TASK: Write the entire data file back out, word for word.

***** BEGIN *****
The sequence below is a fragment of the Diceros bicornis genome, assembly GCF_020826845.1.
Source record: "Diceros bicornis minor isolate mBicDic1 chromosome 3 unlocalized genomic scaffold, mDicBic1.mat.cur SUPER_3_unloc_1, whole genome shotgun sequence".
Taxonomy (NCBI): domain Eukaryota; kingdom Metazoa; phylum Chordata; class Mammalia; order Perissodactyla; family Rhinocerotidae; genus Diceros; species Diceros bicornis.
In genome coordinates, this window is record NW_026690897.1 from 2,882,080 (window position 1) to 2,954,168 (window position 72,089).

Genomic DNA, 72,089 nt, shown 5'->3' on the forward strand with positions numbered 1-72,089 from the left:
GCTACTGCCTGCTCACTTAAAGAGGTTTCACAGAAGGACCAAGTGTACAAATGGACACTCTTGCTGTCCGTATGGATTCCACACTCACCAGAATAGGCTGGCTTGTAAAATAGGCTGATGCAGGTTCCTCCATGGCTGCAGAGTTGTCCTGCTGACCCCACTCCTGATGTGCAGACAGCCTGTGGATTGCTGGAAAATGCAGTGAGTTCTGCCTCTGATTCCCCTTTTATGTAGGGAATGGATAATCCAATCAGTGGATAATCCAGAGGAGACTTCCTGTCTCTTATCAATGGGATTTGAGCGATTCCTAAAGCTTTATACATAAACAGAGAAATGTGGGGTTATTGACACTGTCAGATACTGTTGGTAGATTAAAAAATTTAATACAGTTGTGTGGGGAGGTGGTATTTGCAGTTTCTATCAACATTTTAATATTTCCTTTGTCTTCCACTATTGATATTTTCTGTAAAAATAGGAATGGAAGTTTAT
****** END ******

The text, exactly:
The sequence below is a fragment of the Diceros bicornis genome, assembly GCF_020826845.1.
Source record: "Diceros bicornis minor isolate mBicDic1 chromosome 3 unlocalized genomic scaffold, mDicBic1.mat.cur SUPER_3_unloc_1, whole genome shotgun sequence".
Taxonomy (NCBI): domain Eukaryota; kingdom Metazoa; phylum Chordata; class Mammalia; order Perissodactyla; family Rhinocerotidae; genus Diceros; species Diceros bicornis.
In genome coordinates, this window is record NW_026690897.1 from 2,882,080 (window position 1) to 2,954,168 (window position 72,089).

Genomic DNA, 72,089 nt, shown 5'->3' on the forward strand with positions numbered 1-72,089 from the left:
GCTACTGCCTGCTCACTTAAAGAGGTTTCACAGAAGGACCAAGTGTACAAATGGACACTCTTGCTGTCCGTATGGATTCCACACTCACCAGAATAGGCTGGCTTGTAAAATAGGCTGATGCAGGTTCCTCCATGGCTGCAGAGTTGTCCTGCTGACCCCACTCCTGATGTGCAGACAGCCTGTGGATTGCTGGAAAATGCAGTGAGTTCTGCCTCTGATTCCCCTTTTATGTAGGGAATGGATAATCCAATCAGTGGATAATCCAGAGGAGACTTCCTGTCTCTTATCAATGGGATTTGAGCGATTCCTAAAGCTTTATACATAAACAGAGAAATGTGGGGTTATTGACACTGTCAGATACTGTTGGTAGATTAAAAAATTTAATACAGTTGTGTGGGGAGGTGGTATTTGCAGTTTCTATCAACATTTTAATATTTCCTTTGTCTTCCACTATTGATATTTTCTGTAAAAATAGGAATGGAAGTTTAT